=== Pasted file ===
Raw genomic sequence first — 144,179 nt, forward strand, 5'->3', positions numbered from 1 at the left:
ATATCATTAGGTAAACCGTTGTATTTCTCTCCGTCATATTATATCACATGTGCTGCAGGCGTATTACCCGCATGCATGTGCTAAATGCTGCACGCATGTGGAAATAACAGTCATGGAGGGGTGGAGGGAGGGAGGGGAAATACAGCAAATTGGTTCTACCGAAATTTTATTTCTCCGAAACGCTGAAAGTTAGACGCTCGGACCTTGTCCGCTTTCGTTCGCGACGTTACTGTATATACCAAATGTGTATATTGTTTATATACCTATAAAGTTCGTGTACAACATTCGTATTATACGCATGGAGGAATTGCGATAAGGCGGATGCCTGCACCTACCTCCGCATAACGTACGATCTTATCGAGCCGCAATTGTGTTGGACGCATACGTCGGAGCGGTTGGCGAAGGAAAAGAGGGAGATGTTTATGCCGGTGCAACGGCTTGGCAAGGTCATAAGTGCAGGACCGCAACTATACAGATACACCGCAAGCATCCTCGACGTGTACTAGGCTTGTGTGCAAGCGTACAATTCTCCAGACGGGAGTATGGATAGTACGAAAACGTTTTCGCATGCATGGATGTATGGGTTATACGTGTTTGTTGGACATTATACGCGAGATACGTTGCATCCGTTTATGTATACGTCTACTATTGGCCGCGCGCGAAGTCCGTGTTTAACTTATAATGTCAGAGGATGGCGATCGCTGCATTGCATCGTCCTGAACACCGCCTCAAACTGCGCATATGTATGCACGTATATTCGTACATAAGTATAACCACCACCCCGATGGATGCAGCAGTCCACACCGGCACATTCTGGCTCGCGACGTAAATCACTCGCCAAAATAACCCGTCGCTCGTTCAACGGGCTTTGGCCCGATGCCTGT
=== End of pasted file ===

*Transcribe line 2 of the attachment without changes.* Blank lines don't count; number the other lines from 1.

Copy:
ATATCATTAGGTAAACCGTTGTATTTCTCTCCGTCATATTATATCACATGTGCTGCAGGCGTATTACCCGCATGCATGTGCTAAATGCTGCACGCATGTGGAAATAACAGTCATGGAGGGGTGGAGGGAGGGAGGGGAAATACAGCAAATTGGTTCTACCGAAATTTTATTTCTCCGAAACGCTGAAAGTTAGACGCTCGGACCTTGTCCGCTTTCGTTCGCGACGTTACTGTATATACCAAATGTGTATATTGTTTATATACCTATAAAGTTCGTGTACAACATTCGTATTATACGCATGGAGGAATTGCGATAAGGCGGATGCCTGCACCTACCTCCGCATAACGTACGATCTTATCGAGCCGCAATTGTGTTGGACGCATACGTCGGAGCGGTTGGCGAAGGAAAAGAGGGAGATGTTTATGCCGGTGCAACGGCTTGGCAAGGTCATAAGTGCAGGACCGCAACTATACAGATACACCGCAAGCATCCTCGACGTGTACTAGGCTTGTGTGCAAGCGTACAATTCTCCAGACGGGAGTATGGATAGTACGAAAACGTTTTCGCATGCATGGATGTATGGGTTATACGTGTTTGTTGGACATTATACGCGAGATACGTTGCATCCGTTTATGTATACGTCTACTATTGGCCGCGCGCGAAGTCCGTGTTTAACTTATAATGTCAGAGGATGGCGATCGCTGCATTGCATCGTCCTGAACACCGCCTCAAACTGCGCATATGTATGCACGTATATTCGTACATAAGTATAACCACCACCCCGATGGATGCAGCAGTCCACACCGGCACATTCTGGCTCGCGACGTAAATCACTCGCCAAAATAACCCGTCGCTCGTTCAACGGGCTTTGGCCCGATGCCTGT